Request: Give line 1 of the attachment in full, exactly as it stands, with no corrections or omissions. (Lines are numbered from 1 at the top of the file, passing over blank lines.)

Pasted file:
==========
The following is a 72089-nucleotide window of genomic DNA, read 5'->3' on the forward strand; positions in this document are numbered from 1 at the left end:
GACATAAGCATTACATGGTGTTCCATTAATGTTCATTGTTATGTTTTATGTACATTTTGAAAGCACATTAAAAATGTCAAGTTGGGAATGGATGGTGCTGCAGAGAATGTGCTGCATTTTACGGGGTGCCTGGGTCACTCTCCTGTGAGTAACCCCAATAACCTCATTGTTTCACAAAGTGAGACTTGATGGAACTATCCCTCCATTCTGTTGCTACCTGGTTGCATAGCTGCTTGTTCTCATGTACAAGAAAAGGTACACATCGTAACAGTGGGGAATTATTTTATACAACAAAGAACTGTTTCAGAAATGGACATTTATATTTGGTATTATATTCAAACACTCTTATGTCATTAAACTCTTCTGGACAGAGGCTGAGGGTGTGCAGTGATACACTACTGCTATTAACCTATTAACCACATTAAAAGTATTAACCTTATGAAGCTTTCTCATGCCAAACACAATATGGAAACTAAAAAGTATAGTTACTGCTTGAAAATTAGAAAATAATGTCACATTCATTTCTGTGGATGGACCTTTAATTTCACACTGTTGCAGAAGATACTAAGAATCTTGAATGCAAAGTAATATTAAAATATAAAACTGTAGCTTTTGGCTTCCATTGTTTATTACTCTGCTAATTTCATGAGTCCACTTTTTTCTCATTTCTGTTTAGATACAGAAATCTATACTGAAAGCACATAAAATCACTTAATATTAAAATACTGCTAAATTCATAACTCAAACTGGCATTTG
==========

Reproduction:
The following is a 72089-nucleotide window of genomic DNA, read 5'->3' on the forward strand; positions in this document are numbered from 1 at the left end: